Journalists and citizens in Serbia’s northern city of Novi Sad are taking the streets after a wave of dismissals at the regional broadcaster Radio Television Vojvodina, which they believe is a direct result of political pressure.
It was late in the afternoon on 17 May when journalist Vanja Djuric heard that her job was no longer necessary. “We had just prepared the news items for the next day,” she told Index on Censorship. “They just told us, ‘You don’t have to come to work tomorrow.’”
She was not the only one. By the end of that week, 18 RTV employers had been replaced without explanation. Some received a phone call, others were stopped in the building’s hallway. “The whole newsroom, all the editors and journalists, we’d all been sent home,” Djuric added.
Novi Sad, Serbia’s second city, has been the centre of protests for media freedom ever since. Thousands have taken the streets to demonstrate against editorial reforms at one of the biggest public broadcaster in the country. Protesters believe that the ruling party of Prime Minister Aleksandar Vucic is gradually taking control over the radio and tv station that used to be one of the few independent broadcasting media companies in Serbia.
It is believed that the dismissals of RTV editorial staff was a direct result of a shift in government in the autonomous province of Vojvodina.
Elections had taken place on 24 April and the results, which caused a dramatic shift in power when the results were revealed on 4 May. The Serbian Progressive Party had won a majority like it already had on a national level.
The national equivalent of RTV, Radio Television Serbia, is already under strict government control, and major concerns have been raised that RTV is now headed into the same direction.
Over 100 journalists and editors have signed an open letter criticising the dismissals and asking the new board of directors to resign and to restore free media at RTV. A newly formed protest movement called Podrzi RTV (Support RTV) has organised four protests so far.
Vojvodina’s journalist association, the Independent Journalist Association of Vojvodina, believes that the new political leaders were intended to take over the public broadcaster. “The political takeover of one of the most objective televisions in Serbia started immediately after the elections with the non-transparent replacement of RTV’s programme director,” Nedim Sejdinovic, president of the Independent Journalist Association of Vojvodina told Index on Censorship.
“Soon after that the general director and the director of one of the most popular news programmes resigned,” he said. “It was the start of the new leadership.”
Most journalists were taken off their editorial positions and transferred to non-journalistic jobs within RTV. The programme schedule changed overnight. “Under the excuse of ‘summer shifts’, they took down almost every political and investigative programme,” Sejdinovic said.
While the majority of the journalists are still on the payroll, five prominent journalists so far have been fired.
NDNV is expecting more journalists to lose their jobs in the coming months. The association is looking into the dismissals with a team of lawyers. “We found out that most dismissals were against the law so we are preparing court cases up to the European Court for Human Rights,” said Sejdinovic. Serbia’s national journalist associations NUNS and UNS, as well as the OSCE have strongly condemned the developments at RTV.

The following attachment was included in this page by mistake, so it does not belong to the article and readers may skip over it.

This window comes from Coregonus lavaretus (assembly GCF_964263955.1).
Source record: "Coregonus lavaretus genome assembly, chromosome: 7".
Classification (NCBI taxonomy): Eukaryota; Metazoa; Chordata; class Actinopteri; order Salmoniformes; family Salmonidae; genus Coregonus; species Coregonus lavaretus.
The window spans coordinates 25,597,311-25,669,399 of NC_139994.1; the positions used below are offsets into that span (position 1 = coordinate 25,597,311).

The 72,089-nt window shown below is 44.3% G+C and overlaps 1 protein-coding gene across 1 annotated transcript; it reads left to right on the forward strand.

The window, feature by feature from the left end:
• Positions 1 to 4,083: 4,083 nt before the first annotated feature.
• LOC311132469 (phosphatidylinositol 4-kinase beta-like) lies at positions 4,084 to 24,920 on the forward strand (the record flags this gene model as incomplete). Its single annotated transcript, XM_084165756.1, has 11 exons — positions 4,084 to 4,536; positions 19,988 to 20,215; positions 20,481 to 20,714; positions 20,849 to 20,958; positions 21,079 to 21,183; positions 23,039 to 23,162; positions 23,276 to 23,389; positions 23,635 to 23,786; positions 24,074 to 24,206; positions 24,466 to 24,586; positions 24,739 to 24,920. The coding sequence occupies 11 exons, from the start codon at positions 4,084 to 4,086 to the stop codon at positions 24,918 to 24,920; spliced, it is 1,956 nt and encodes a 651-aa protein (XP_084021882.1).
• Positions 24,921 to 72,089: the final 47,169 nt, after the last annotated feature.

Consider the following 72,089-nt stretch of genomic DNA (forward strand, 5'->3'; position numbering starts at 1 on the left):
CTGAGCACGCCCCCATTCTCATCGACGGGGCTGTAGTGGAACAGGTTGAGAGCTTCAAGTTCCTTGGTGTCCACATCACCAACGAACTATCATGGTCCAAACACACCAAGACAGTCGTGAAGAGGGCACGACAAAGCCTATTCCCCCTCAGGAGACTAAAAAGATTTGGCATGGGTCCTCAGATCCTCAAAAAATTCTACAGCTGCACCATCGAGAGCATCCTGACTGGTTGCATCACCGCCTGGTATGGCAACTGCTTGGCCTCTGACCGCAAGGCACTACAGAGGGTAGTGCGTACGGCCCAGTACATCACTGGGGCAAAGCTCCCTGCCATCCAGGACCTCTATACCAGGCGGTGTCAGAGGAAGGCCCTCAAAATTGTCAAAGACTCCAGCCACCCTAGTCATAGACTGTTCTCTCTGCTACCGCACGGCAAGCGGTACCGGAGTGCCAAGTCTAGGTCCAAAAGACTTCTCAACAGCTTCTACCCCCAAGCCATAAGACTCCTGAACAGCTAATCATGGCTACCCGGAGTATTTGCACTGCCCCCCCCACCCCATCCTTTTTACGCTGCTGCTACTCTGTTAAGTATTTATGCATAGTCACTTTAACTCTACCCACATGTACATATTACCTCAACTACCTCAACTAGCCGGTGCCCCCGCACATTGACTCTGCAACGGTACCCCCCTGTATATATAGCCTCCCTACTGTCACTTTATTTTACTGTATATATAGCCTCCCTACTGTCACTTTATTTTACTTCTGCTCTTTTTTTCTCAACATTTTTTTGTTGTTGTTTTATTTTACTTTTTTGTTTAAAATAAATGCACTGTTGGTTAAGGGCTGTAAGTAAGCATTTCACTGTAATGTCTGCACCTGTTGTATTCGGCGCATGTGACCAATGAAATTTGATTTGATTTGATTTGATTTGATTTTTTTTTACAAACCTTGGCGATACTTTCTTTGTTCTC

Journalist Sanja Kljajic was working on RTV’s recently launched investigative journalism programme, which was also cancelled by the new management. She is one of the initiators of the protest movement Podrzi RTV.
“We’ve been accused that we were not objective and didn’t fulfil our role as a public service, with no evidence or arguments,” she told Index on Censorship. Her show was called Behind the Wall, the first season was about to start, dealing with the country’s problems within the judicial system. “Bearing in mind that we were doing research about terrible results of the judicial reforms over the past 15 years in Serbia, we are sure that the reason for cancelling the project is a textbook example of censorship,” said Kljajic.
RTV had a unique reputation in Serbia, where the media has become more and more unfree in the recent years. It had managed to operate objectively and has been praised for being one of the few broadcasters in the country that managed to resist political pressure. While other public media have turned into a mouthpiece for the prime minister, RTV kept broadcasting debates and critical reports. Sanja Kljajic was proud to be a part of it. “I was free to ask any question to anyone,” she said.
That started to change already in the period leading up to the elections. There were signs that control was about to get tightened. At the beginning of April, journalist Svetlana Bozic-Kraincanic was expelled and had her salary cut after asking the prime minister, Aleksandar Vucic, a critical question during a press conference. It was election time, Vucic was running to be re-elected. Bozic-Kraincanic touched on a sensitive topic asking him about his ties with the Serbian Radical Party of the recently acquitted war criminal Vojislav Seselj, a party of which Vucic was a member during the 1990s war in former Yugoslavia.
“It is very disturbing that RTV is now transformed into another media that serves the regime of prime minister Aleksandar Vucic,” said Nedim Sejdinovic of NDNV. However, he also sees optimism in the response it has got. “The protests have brought out to the streets of Novi Sad not just journalists, but also citizens themselves,” he added. “The story of journalists became the story of the people. They are coming to the protest to show their growing dissatisfaction with the current government.”
An earlier version of this article incorrectly stated the date of the elections.
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